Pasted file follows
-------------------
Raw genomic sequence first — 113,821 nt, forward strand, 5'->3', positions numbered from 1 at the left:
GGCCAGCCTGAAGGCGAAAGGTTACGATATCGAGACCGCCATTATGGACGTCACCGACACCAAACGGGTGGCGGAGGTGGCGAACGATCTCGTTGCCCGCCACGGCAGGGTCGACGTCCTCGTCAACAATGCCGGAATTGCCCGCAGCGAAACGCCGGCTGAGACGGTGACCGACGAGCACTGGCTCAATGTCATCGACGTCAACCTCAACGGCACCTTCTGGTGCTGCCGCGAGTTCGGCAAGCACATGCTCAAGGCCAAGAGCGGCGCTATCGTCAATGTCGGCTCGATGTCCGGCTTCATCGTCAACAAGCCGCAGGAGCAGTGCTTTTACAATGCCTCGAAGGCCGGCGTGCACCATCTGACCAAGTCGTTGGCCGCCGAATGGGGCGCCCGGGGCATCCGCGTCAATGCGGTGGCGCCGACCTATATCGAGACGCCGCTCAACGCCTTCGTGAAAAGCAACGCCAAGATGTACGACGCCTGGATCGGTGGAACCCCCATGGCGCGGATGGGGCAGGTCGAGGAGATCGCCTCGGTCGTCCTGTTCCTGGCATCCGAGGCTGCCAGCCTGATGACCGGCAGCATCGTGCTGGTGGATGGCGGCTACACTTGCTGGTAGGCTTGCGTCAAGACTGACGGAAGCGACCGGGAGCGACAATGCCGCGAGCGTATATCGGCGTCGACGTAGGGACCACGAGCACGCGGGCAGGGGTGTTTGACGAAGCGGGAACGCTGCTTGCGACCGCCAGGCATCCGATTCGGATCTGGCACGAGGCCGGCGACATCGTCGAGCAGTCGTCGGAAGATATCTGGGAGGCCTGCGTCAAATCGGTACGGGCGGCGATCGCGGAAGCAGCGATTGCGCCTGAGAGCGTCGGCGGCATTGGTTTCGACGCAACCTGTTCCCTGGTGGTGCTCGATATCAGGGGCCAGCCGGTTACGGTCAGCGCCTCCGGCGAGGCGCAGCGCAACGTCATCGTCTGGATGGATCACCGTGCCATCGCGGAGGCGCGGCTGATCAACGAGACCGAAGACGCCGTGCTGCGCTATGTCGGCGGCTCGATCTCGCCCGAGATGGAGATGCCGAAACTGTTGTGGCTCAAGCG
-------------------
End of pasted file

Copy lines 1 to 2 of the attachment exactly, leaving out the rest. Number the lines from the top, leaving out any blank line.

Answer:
Raw genomic sequence first — 113,821 nt, forward strand, 5'->3', positions numbered from 1 at the left:
GGCCAGCCTGAAGGCGAAAGGTTACGATATCGAGACCGCCATTATGGACGTCACCGACACCAAACGGGTGGCGGAGGTGGCGAACGATCTCGTTGCCCGCCACGGCAGGGTCGACGTCCTCGTCAACAATGCCGGAATTGCCCGCAGCGAAACGCCGGCTGAGACGGTGACCGACGAGCACTGGCTCAATGTCATCGACGTCAACCTCAACGGCACCTTCTGGTGCTGCCGCGAGTTCGGCAAGCACATGCTCAAGGCCAAGAGCGGCGCTATCGTCAATGTCGGCTCGATGTCCGGCTTCATCGTCAACAAGCCGCAGGAGCAGTGCTTTTACAATGCCTCGAAGGCCGGCGTGCACCATCTGACCAAGTCGTTGGCCGCCGAATGGGGCGCCCGGGGCATCCGCGTCAATGCGGTGGCGCCGACCTATATCGAGACGCCGCTCAACGCCTTCGTGAAAAGCAACGCCAAGATGTACGACGCCTGGATCGGTGGAACCCCCATGGCGCGGATGGGGCAGGTCGAGGAGATCGCCTCGGTCGTCCTGTTCCTGGCATCCGAGGCTGCCAGCCTGATGACCGGCAGCATCGTGCTGGTGGATGGCGGCTACACTTGCTGGTAGGCTTGCGTCAAGACTGACGGAAGCGACCGGGAGCGACAATGCCGCGAGCGTATATCGGCGTCGACGTAGGGACCACGAGCACGCGGGCAGGGGTGTTTGACGAAGCGGGAACGCTGCTTGCGACCGCCAGGCATCCGATTCGGATCTGGCACGAGGCCGGCGACATCGTCGAGCAGTCGTCGGAAGATATCTGGGAGGCCTGCGTCAAATCGGTACGGGCGGCGATCGCGGAAGCAGCGATTGCGCCTGAGAGCGTCGGCGGCATTGGTTTCGACGCAACCTGTTCCCTGGTGGTGCTCGATATCAGGGGCCAGCCGGTTACGGTCAGCGCCTCCGGCGAGGCGCAGCGCAACGTCATCGTCTGGATGGATCACCGTGCCATCGCGGAGGCGCGGCTGATCAACGAGACCGAAGACGCCGTGCTGCGCTATGTCGGCGGCTCGATCTCGCCCGAGATGGAGATGCCGAAACTGTTGTGGCTCAAGCG